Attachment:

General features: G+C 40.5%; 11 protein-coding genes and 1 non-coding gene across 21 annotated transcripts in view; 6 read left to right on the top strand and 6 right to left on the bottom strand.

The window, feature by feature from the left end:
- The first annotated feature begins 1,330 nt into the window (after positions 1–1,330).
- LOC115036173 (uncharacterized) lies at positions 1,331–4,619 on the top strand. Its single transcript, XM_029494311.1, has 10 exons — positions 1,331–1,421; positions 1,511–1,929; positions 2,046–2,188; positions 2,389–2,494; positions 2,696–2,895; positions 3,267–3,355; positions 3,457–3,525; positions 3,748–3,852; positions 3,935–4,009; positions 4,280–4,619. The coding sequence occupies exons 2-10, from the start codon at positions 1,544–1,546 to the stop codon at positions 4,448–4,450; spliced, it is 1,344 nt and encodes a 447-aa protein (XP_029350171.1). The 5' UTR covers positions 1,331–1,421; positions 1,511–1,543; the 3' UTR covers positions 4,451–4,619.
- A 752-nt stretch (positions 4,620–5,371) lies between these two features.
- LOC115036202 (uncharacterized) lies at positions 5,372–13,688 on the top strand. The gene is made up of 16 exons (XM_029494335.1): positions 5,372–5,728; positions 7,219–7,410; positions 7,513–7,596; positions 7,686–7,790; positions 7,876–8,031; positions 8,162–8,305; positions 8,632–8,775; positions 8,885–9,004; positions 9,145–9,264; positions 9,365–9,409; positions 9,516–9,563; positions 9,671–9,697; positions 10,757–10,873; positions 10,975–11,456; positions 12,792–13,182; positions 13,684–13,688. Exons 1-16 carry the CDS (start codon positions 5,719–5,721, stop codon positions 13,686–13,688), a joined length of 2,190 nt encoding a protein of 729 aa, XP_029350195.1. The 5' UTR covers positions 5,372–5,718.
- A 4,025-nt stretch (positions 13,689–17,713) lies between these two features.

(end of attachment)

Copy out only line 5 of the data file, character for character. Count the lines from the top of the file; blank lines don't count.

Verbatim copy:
- A 752-nt stretch (positions 4,620–5,371) lies between these two features.